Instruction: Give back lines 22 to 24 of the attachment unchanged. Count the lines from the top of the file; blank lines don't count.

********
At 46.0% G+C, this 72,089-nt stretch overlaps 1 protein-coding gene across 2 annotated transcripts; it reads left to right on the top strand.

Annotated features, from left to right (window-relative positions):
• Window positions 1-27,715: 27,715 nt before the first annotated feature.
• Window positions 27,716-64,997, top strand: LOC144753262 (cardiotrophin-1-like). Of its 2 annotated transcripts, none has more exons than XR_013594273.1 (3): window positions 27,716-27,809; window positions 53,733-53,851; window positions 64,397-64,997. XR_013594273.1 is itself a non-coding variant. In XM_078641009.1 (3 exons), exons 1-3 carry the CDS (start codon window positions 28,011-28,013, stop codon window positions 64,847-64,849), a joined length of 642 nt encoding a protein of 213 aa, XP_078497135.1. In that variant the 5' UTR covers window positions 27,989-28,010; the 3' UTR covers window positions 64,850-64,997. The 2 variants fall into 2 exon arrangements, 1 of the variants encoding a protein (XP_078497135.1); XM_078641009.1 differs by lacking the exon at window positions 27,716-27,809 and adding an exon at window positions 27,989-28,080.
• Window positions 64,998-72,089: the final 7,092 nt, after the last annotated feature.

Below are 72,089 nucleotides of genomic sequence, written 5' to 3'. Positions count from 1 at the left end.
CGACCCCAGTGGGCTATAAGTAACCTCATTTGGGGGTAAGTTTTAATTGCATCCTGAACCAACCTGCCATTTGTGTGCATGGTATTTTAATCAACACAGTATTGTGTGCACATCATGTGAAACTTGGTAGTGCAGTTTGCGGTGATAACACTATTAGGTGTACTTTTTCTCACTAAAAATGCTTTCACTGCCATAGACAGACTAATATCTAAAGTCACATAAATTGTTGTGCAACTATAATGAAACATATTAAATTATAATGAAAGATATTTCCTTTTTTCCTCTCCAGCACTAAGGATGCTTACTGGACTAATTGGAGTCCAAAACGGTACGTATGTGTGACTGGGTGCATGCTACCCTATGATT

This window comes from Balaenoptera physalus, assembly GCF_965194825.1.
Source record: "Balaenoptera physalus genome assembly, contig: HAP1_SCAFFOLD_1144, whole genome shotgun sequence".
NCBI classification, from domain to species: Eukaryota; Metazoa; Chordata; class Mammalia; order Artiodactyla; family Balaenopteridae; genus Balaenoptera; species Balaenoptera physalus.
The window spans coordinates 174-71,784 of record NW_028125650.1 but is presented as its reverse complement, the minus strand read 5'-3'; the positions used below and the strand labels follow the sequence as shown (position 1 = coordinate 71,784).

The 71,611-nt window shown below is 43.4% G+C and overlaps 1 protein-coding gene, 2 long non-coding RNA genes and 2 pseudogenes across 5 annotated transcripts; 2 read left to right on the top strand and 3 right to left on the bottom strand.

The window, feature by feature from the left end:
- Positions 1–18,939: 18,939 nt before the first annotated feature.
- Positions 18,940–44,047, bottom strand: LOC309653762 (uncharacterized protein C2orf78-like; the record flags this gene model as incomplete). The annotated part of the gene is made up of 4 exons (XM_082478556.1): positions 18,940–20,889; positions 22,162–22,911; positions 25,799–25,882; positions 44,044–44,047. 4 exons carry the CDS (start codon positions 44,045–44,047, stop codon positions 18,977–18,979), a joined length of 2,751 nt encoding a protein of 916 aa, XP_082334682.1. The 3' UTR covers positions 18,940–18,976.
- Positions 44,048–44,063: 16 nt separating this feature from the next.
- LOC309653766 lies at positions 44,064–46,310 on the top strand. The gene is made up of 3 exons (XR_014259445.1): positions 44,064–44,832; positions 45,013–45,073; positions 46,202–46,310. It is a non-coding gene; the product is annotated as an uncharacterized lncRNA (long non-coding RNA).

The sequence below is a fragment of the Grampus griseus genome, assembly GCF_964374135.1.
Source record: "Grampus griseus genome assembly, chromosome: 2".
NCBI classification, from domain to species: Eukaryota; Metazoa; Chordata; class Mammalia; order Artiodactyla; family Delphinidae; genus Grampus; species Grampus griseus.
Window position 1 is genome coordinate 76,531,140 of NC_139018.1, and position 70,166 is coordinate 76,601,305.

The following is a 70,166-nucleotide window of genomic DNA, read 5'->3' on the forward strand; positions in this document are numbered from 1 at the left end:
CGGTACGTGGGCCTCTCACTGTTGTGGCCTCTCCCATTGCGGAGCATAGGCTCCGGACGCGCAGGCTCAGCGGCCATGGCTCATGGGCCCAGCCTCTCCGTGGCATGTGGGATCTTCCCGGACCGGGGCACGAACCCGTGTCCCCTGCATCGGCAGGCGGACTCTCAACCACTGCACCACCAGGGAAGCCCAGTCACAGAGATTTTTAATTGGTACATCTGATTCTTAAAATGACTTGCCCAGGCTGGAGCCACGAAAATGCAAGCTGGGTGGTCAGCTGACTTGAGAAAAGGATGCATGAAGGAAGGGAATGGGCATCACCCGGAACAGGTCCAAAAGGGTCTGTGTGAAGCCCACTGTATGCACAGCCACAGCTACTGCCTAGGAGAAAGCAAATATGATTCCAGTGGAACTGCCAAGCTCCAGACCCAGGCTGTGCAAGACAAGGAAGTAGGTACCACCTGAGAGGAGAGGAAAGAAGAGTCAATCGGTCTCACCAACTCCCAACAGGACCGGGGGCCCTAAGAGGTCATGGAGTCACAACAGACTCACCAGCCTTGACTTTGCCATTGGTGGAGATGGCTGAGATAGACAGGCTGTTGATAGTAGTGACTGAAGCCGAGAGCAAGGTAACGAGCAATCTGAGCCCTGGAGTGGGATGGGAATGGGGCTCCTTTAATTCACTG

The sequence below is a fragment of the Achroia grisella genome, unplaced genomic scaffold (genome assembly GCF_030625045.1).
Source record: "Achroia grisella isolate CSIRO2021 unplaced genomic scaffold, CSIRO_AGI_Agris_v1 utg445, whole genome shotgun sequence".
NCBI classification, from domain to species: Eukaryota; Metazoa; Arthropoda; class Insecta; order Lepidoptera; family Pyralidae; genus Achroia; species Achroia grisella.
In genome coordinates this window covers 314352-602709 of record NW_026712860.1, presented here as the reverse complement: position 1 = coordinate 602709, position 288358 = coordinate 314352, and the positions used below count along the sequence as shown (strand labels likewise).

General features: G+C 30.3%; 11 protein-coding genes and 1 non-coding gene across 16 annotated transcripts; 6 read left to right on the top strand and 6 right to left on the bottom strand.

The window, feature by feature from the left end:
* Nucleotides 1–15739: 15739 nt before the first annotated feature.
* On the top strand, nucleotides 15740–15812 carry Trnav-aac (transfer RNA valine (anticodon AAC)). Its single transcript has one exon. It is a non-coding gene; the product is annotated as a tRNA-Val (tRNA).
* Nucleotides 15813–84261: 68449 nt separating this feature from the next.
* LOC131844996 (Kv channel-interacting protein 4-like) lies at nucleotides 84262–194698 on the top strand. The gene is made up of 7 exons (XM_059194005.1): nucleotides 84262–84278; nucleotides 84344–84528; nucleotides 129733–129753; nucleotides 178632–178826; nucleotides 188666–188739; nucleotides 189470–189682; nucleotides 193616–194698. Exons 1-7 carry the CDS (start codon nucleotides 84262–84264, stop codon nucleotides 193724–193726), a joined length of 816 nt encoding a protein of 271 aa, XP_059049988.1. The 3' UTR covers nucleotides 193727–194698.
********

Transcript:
The following is a 70,166-nucleotide window of genomic DNA, read 5'->3' on the forward strand; positions in this document are numbered from 1 at the left end:
CGGTACGTGGGCCTCTCACTGTTGTGGCCTCTCCCATTGCGGAGCATAGGCTCCGGACGCGCAGGCTCAGCGGCCATGGCTCATGGGCCCAGCCTCTCCGTGGCATGTGGGATCTTCCCGGACCGGGGCACGAACCCGTGTCCCCTGCATCGGCAGGCGGACTCTCAACCACTGCACCACCAGGGAAGCCCAGTCACAGAGATTTTTAATTGGTACATCTGATTCTTAAAATGACTTGCCCAGGCTGGAGCCACGAAAATGCAAGCTGGGTGGTCAGCTGACTTGAGAAAAGGATGCATGAAGGAAGGGAATGGGCATCACCCGGAACAGGTCCAAAAGGGTCTGTGTGAAGCCCACTGTATGCACAGCCACAGCTACTGCCTAGGAGAAAGCAAATATGATTCCAGTGGAACTGCCAAGCTCCAGACCCAGGCTGTGCAAGACAAGGAAGTAGGTACCACCTGAGAGGAGAGGAAAGAAGAGTCAATCGGTCTCACCAACTCCCAACAGGACCGGGGGCCCTAAGAGGTCATGGAGTCACAACAGACTCACCAGCCTTGACTTTGCCATTGGTGGAGATGGCTGAGATAGACAGGCTGTTGATAGTAGTGACTGAAGCCGAGAGCAAGGTAACGAGCAATCTGAGCCCTGGAGTGGGATGGGAATGGGGCTCCTTTAATTCACTG

The sequence below is a fragment of the Achroia grisella genome, unplaced genomic scaffold (genome assembly GCF_030625045.1).